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Principal Investigator: Wright, Robert O
Institute Receiving Award Icahn School Of Medicine At Mount Sinai
Location New York, NY
Grant Number R01ES013744
Funding Organization National Institute of Environmental Health Sciences
Award Funding Period 15 Jan 2007 to 31 May 2028
DESCRIPTION (provided by applicant): PROJECT SUMMARY Research shows that environmental exposures during sensitive life periods affect key physiological processes that orchestrate the development of multiple organ systems, including brain development and growth/obesity. The perinatal period is particularly important, as cells and tissues differentiate most rapidly then. Inhibitory control and negative affect (i.e. depression, anxiety) have been linked to obesity, although most research is cross-sectional or in adults. Brain development and later life obesity may have roots in perinatal life- consistent with the Developmental Origins of Health and Disease concept (DOHaD). There is substantial overlap among perinatal environmental risk factors for depression/anxiety, learning disabilities and obesity. Despite shared vulnerabilities, no studies have addressed if perinatal environmental exposures create a temporally dependent network linking obesity with negative affect and inhibitory control, nor have they addressed the sequential nature of their relationships during child life stages that predate adolescent obesity. Bringing all these concepts and observations together, we propose that prevalent, perinatal neurotoxic exposures to air pollution and psychological stress program adolescent obesity by first causing obesity associated neurophenotypes that arise in children prior to adolescence, the age at which obesity incidence peaks. Because neurophenotypes are continuous and overlapping, we use transdiagnostic approaches to better capture the relationships among environment, behavior and obesity. Our proposed framework means that longitudinal pathways from environment to later onset disease should consider other phenotypic traits as intermediates in a larger causal pathway that arises during age dependent developmental stages. We believe this is a paradigm shifting concept in neurodevelopment and obesity research that can unify several widely observed relationships. In addition, the path from environment to behavior to obesity may depend as much on exposure timing as on differences in exposure levels. We combine prospective longitudinal exposure measures of perinatal stress and air pollution with novel statistical approaches to allow us to objectively define susceptibility windows. We conduct this work in PROGRESS, a prospective child health cohort that has collected longitudinal exposure, covariate and phenotype data from pregnancy to age 12 years already. In this proposal, we will assess the role of perinatal environment, negative affect and inhibitory control on obesity phenotypes from 13-16 years, an age during which child obesity rates rise dramatically, ensuring adequate power and justifying data collection in an additional grant cycle. Only a cohort like PROGRESS with longitudinal, prospective measures starting in perinatal life across multiple health domains and across time could address these questions on adolescent health in a single 5 year grant. In sum, we will explain connections among metabolic, neurobehavioral and mental health phenotypes that share vulnerability to similar perinatal environmental factors but are usually studied separately or cross-sectionally.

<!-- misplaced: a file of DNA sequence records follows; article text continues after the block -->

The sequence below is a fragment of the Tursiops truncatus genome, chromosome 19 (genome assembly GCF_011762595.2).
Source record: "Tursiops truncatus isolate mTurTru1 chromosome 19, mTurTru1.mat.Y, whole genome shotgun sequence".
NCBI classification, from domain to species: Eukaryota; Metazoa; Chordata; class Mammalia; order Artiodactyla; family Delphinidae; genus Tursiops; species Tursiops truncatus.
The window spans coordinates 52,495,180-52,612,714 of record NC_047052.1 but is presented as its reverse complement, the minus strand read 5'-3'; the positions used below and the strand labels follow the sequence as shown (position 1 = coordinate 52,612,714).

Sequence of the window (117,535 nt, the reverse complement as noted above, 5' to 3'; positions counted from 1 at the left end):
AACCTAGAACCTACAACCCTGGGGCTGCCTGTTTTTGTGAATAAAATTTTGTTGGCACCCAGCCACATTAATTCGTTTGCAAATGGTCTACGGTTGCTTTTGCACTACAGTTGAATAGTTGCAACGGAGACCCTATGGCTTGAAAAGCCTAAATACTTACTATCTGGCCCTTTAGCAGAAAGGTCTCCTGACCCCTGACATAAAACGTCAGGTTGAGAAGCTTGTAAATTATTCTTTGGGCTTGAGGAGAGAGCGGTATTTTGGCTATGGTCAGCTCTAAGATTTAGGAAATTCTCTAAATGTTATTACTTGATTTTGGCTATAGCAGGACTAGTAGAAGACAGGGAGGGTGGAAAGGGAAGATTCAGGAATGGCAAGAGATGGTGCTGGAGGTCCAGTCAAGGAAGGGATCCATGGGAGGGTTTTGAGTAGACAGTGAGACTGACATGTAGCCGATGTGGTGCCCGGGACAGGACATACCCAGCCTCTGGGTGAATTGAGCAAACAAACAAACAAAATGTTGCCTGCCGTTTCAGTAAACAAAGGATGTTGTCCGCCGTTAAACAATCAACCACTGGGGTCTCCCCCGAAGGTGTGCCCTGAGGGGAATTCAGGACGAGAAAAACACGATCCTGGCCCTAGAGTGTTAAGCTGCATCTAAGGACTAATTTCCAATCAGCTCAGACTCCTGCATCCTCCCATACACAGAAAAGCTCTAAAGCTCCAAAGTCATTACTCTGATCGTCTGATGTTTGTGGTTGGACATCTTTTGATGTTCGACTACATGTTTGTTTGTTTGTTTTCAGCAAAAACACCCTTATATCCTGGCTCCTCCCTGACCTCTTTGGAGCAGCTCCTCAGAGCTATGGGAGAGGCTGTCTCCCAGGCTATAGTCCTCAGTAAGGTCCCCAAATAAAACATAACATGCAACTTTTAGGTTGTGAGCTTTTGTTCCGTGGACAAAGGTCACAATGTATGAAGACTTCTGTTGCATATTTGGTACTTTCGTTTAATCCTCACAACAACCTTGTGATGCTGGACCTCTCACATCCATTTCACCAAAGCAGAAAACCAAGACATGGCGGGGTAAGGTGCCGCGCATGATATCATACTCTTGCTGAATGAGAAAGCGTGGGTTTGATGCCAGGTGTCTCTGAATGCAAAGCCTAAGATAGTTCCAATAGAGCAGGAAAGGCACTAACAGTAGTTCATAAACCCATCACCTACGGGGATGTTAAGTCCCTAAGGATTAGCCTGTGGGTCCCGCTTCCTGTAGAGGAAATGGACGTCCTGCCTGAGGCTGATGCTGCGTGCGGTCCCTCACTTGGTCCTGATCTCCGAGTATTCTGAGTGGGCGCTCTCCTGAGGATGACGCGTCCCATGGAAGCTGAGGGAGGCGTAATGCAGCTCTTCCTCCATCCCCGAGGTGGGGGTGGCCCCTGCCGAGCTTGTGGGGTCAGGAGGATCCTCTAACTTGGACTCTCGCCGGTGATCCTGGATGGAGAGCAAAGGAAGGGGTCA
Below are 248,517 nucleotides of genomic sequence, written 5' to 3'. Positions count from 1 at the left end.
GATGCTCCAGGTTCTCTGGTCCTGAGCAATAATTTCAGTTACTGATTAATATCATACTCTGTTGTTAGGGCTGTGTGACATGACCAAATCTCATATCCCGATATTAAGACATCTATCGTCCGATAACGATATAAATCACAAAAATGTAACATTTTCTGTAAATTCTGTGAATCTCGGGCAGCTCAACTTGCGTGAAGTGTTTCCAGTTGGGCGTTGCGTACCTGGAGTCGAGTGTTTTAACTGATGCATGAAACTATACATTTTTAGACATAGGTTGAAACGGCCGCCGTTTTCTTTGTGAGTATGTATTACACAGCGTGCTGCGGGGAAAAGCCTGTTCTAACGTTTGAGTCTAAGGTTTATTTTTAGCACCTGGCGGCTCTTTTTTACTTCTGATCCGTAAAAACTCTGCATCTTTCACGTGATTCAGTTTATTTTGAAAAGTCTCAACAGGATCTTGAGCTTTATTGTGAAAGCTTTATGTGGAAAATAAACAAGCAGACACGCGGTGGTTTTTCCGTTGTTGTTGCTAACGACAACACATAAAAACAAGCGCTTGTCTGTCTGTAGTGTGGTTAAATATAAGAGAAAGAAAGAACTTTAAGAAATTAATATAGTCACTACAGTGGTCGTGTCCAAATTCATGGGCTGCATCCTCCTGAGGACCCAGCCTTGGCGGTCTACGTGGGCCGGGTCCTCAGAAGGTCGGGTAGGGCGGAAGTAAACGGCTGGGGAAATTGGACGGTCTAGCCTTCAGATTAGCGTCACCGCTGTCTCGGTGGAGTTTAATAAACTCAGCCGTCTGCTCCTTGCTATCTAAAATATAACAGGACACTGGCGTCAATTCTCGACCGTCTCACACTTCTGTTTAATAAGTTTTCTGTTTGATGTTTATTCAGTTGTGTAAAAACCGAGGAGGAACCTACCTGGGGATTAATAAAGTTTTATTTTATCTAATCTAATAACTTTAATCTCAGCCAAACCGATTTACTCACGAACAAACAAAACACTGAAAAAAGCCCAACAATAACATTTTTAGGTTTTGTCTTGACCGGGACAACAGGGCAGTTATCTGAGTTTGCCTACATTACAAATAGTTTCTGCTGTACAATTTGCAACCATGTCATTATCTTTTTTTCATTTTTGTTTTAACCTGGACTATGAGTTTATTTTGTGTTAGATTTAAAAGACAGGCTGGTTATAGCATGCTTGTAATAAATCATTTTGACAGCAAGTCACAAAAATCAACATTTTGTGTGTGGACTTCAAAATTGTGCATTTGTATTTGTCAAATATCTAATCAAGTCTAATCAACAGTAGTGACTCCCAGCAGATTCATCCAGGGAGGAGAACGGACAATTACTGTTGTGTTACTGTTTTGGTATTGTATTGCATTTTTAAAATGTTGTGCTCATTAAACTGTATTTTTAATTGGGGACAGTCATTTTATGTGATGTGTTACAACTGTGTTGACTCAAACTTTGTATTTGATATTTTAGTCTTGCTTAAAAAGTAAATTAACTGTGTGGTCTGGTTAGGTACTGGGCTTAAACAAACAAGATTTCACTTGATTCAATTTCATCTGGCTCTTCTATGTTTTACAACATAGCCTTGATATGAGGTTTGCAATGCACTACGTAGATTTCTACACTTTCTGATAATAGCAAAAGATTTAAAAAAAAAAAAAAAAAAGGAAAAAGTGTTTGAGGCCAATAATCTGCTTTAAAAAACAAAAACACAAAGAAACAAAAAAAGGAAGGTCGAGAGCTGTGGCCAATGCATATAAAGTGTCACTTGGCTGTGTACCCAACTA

Science Code(s)/Area of Science(s) Primary: 59 - Social Environment/Built Environment
Secondary: 01 - Basic Cellular or Molecular processes
Publications See publications associated with this Grant.
Program Officer Kimberly Gray
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